DuneTiger wrote:
I'm surprised not to see Commands & Colors: Ancients or Commands & Colors: Napoleonics in this list. Though they aren't minis, the blocks and gameplay definitely give off the feel of minis. Likewise M44 and Battlelore, but the minis aren't pre-painted.

Edit: last bit addressed by OP
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Robert Wesley
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What about that? Edgehill 1642 Certainly, it could become adapted into such, as long that the 'miniatures' were small enough, or enlarge their map to accommodate those accordingly.
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Tom Grant
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Since you're asking for non-historical games, you're in luck. Aside from the ones mentioned here, there are lots of fantasy and science fiction skirmish board games, such as Claustrophobia, Level 7 [Omega Protocol], Ogre / G.E.V., Space Hulk, Galaxy Defenders, and countless more.

Also, I would recommend Song of Blades and Heroes. They're miniatures rules, but they're designed for fast play with any figures or cardboard stand-ups you have on hand. I've gone the stand-up route, with felt pieces for terrain. Very inexpensive, very quick, and a lot of fun.



atsgamer wrote:
biturian_varosh wrote:
Which part of the "miniatures experience" are you looking for? To me the biggest difference between board wargames and miniatures wargames is the freedom of movement (although there are minis games with grids). A boardgame with miniatures is still a boardgame. Using actual miniatures rules with tokens would give a better feel for what they're like.
r

Really I am interested in games like Mars Attacks the Miniatures Game or Terminator Genisys. Games without the hobby assembly/painting, but with a tabletop experience. They seem like miniatures games for boardgamers. They have streamlined rules, or at least quick start rules, and come in a self contained experience. I like the 3D aspect of miniatures and the free flow of movement.
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Amund Christensen
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DuneTiger wrote:
I'm surprised not to see Commands & Colors: Ancients or Commands & Colors: Napoleonics in this list. Though they aren't minis, the blocks and gameplay definitely give off the feel of minis. Likewise M44 and Battlelore, but the minis aren't pre-painted.

Edit: last bit addressed by OP




Any pics?..........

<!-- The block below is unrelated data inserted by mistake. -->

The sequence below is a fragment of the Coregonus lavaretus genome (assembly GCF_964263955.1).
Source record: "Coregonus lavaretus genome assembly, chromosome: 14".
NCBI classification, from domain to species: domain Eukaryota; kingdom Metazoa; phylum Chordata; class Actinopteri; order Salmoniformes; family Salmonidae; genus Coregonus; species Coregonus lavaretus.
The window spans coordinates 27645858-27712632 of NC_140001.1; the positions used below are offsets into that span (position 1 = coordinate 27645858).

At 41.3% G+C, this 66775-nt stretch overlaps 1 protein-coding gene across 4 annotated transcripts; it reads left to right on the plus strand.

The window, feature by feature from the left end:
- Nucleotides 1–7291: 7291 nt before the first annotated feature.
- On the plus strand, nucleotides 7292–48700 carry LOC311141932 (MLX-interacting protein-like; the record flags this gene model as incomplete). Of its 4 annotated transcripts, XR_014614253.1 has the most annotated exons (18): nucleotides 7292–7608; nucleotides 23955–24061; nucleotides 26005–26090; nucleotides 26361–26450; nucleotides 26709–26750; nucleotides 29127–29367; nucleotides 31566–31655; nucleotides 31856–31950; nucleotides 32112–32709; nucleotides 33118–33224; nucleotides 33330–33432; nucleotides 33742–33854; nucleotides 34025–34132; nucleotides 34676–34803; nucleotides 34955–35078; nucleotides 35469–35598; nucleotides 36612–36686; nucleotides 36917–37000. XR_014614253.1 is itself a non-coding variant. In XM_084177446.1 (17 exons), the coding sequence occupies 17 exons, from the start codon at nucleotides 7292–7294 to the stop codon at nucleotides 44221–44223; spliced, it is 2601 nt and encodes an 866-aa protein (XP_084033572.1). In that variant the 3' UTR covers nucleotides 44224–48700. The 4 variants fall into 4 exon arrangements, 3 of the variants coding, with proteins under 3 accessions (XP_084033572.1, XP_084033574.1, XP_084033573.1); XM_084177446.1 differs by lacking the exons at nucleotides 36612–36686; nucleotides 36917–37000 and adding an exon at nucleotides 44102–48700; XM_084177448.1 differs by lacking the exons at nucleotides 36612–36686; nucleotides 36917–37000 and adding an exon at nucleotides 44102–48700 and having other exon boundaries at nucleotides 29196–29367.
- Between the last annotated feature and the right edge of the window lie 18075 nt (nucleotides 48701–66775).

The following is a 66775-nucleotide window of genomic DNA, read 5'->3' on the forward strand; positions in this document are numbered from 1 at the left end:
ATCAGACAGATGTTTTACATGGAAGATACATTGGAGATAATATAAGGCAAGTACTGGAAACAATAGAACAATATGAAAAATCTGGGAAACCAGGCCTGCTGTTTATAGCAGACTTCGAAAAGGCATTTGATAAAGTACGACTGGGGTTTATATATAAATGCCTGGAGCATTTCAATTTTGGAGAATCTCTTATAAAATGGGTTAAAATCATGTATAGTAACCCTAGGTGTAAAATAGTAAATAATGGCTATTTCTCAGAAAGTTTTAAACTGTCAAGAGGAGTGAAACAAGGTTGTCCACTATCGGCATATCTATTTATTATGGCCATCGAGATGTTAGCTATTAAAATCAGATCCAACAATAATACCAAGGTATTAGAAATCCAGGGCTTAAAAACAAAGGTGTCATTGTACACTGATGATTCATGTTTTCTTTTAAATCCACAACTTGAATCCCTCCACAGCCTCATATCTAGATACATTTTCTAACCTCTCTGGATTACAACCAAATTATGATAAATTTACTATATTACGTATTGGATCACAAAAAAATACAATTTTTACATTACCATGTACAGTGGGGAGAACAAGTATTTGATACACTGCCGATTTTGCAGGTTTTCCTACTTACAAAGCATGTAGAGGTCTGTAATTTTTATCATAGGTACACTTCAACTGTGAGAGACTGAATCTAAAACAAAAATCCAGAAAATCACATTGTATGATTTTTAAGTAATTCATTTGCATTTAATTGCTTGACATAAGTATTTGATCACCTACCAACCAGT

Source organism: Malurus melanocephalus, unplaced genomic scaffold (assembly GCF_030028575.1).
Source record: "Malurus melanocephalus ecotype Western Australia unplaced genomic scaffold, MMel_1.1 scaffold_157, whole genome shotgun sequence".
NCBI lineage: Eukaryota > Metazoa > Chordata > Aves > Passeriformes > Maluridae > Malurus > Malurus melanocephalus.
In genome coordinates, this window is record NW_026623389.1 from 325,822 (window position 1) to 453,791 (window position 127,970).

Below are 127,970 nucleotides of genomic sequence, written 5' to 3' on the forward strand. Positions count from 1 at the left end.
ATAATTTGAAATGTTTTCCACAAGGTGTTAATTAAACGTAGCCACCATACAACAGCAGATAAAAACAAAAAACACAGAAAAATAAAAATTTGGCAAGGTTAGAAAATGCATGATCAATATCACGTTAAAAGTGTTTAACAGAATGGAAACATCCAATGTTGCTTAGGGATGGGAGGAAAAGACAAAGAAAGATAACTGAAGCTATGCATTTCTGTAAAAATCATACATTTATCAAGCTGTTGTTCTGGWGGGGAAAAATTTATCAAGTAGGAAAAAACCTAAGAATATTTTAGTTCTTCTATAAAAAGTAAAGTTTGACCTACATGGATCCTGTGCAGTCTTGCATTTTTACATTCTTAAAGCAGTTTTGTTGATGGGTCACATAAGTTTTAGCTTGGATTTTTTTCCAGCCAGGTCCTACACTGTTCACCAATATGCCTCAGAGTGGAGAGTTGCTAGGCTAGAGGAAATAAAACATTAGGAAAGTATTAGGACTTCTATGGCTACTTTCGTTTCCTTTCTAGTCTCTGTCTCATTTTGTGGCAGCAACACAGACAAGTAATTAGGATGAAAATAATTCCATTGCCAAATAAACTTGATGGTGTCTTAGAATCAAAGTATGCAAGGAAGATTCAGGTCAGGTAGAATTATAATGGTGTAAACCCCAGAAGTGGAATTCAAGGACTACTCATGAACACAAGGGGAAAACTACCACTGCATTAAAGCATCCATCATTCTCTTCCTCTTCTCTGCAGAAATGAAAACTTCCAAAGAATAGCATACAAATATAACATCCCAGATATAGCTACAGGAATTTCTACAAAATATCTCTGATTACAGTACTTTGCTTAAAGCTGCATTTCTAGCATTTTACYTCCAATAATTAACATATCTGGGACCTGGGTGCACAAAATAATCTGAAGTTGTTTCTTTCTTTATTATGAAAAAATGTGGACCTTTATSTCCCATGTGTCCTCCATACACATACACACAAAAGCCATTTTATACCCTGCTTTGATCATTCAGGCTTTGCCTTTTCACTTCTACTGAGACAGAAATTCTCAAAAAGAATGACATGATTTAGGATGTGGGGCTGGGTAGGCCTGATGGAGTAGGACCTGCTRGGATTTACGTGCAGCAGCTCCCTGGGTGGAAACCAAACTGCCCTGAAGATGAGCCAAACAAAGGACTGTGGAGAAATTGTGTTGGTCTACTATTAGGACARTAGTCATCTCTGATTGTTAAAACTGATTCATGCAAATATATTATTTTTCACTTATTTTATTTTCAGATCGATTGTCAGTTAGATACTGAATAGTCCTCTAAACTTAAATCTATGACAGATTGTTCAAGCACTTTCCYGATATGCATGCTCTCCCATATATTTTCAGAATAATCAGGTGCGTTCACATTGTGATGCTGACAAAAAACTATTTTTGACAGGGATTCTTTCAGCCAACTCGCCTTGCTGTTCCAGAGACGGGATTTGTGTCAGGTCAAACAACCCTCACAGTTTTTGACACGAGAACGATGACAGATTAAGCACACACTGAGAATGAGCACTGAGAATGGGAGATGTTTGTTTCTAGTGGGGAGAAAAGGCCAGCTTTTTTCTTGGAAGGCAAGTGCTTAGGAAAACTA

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Steve Burt
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Nobody mention Battlecry and Memoir44.
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A.T. Selvaggio
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Kingdaddy wrote:
Since you're asking for non-historical games, you're in luck. Aside from the ones mentioned here, there are lots of fantasy and science fiction skirmish board games, such as Claustrophobia, Level 7 [Omega Protocol], Ogre / G.E.V., Space Hulk, Galaxy Defenders, and countless more.

Also, I would recommend Song of Blades and Heroes. They're miniatures rules, but they're designed for fast play with any figures or cardboard stand-ups you have on hand. I've gone the stand-up route, with felt pieces for terrain. Very inexpensive, very quick, and a lot of fun.



atsgamer wrote:
biturian_varosh wrote:
Which part of the "miniatures experience" are you looking for? To me the biggest difference between board wargames and miniatures wargames is the freedom of movement (although there are minis games with grids). A boardgame with miniatures is still a boardgame. Using actual miniatures rules with tokens would give a better feel for what they're like.
r

Really I am interested in games like Mars Attacks the Miniatures Game or Terminator Genisys. Games without the hobby assembly/painting, but with a tabletop experience. They seem like miniatures games for boardgamers. They have streamlined rules, or at least quick start rules, and come in a self contained experience. I like the 3D aspect of miniatures and the free flow of movement.


Love your show. Thanks for the advice. I like SoBH a great deal and agree with this. I am also exploring Frostgrave. Claustrophobia and Galaxy Defenders are both on my list.
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David Kershaw
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Sam Mustafa has developed a cross-over game for boardgamers looking to try miniatures but are put off by the painting: Blucher has fairly simple miniatures rules, but uses cards instead of miniatures. You can print your own or else buy pre-made packs. Each card is generally a brigade.

Another set of rules, this time for a few figures, is Saga. This only has a handful of miniatures per side, but the beauty of the system is using the special dice sets to build up and pull off incredibly complex and heroic moves - the stuff Sagas are made of!

Some boardgames try to put the "look" of miniatures into a boardgame. Examples are Eagles of the Empire, Napoleon's Triumph, Leuthen: Frederick's Greatest Victory and Lines of Battle: Quatre Bras 1815.
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Daniel Schulz
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For me, the closest (worth playing) is Advanced Squad Leader